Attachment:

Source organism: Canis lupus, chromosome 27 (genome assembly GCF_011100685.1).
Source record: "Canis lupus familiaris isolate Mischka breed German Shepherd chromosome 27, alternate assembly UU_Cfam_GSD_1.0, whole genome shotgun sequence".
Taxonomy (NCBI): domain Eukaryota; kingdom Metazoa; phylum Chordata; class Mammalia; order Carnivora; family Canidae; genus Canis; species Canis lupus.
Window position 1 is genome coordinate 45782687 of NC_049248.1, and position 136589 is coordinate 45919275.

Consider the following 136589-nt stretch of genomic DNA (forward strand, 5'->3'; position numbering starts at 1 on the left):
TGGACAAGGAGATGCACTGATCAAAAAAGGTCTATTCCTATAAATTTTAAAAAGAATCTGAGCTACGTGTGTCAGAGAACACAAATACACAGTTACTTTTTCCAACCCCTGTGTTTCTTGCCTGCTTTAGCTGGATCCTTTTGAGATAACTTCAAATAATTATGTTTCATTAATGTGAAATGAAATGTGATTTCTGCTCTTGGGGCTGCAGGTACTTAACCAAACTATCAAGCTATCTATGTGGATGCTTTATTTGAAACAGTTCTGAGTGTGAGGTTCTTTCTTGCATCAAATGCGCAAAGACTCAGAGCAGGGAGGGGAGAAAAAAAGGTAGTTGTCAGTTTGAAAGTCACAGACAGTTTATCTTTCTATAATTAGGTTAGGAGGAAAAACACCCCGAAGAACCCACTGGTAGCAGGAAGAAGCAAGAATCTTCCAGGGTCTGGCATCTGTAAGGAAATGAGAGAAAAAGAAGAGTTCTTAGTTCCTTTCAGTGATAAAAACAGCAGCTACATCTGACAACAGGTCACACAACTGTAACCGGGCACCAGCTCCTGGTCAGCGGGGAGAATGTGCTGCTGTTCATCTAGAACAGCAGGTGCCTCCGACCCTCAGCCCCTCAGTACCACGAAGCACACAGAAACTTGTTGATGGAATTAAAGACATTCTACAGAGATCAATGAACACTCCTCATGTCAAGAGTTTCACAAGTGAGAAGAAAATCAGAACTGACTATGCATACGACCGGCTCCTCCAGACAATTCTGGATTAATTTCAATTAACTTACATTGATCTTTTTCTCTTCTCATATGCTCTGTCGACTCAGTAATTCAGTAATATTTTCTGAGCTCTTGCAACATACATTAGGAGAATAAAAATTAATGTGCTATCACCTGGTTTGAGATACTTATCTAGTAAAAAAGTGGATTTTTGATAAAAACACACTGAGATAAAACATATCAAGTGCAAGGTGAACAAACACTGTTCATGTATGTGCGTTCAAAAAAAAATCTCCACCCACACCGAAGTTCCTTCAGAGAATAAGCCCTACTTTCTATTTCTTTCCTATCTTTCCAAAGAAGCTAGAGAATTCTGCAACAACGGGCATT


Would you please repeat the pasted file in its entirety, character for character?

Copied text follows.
Source organism: Canis lupus, chromosome 27 (genome assembly GCF_011100685.1).
Source record: "Canis lupus familiaris isolate Mischka breed German Shepherd chromosome 27, alternate assembly UU_Cfam_GSD_1.0, whole genome shotgun sequence".
Taxonomy (NCBI): domain Eukaryota; kingdom Metazoa; phylum Chordata; class Mammalia; order Carnivora; family Canidae; genus Canis; species Canis lupus.
Window position 1 is genome coordinate 45782687 of NC_049248.1, and position 136589 is coordinate 45919275.

Consider the following 136589-nt stretch of genomic DNA (forward strand, 5'->3'; position numbering starts at 1 on the left):
TGGACAAGGAGATGCACTGATCAAAAAAGGTCTATTCCTATAAATTTTAAAAAGAATCTGAGCTACGTGTGTCAGAGAACACAAATACACAGTTACTTTTTCCAACCCCTGTGTTTCTTGCCTGCTTTAGCTGGATCCTTTTGAGATAACTTCAAATAATTATGTTTCATTAATGTGAAATGAAATGTGATTTCTGCTCTTGGGGCTGCAGGTACTTAACCAAACTATCAAGCTATCTATGTGGATGCTTTATTTGAAACAGTTCTGAGTGTGAGGTTCTTTCTTGCATCAAATGCGCAAAGACTCAGAGCAGGGAGGGGAGAAAAAAAGGTAGTTGTCAGTTTGAAAGTCACAGACAGTTTATCTTTCTATAATTAGGTTAGGAGGAAAAACACCCCGAAGAACCCACTGGTAGCAGGAAGAAGCAAGAATCTTCCAGGGTCTGGCATCTGTAAGGAAATGAGAGAAAAAGAAGAGTTCTTAGTTCCTTTCAGTGATAAAAACAGCAGCTACATCTGACAACAGGTCACACAACTGTAACCGGGCACCAGCTCCTGGTCAGCGGGGAGAATGTGCTGCTGTTCATCTAGAACAGCAGGTGCCTCCGACCCTCAGCCCCTCAGTACCACGAAGCACACAGAAACTTGTTGATGGAATTAAAGACATTCTACAGAGATCAATGAACACTCCTCATGTCAAGAGTTTCACAAGTGAGAAGAAAATCAGAACTGACTATGCATACGACCGGCTCCTCCAGACAATTCTGGATTAATTTCAATTAACTTACATTGATCTTTTTCTCTTCTCATATGCTCTGTCGACTCAGTAATTCAGTAATATTTTCTGAGCTCTTGCAACATACATTAGGAGAATAAAAATTAATGTGCTATCACCTGGTTTGAGATACTTATCTAGTAAAAAAGTGGATTTTTGATAAAAACACACTGAGATAAAACATATCAAGTGCAAGGTGAACAAACACTGTTCATGTATGTGCGTTCAAAAAAAAATCTCCACCCACACCGAAGTTCCTTCAGAGAATAAGCCCTACTTTCTATTTCTTTCCTATCTTTCCAAAGAAGCTAGAGAATTCTGCAACAACGGGCATT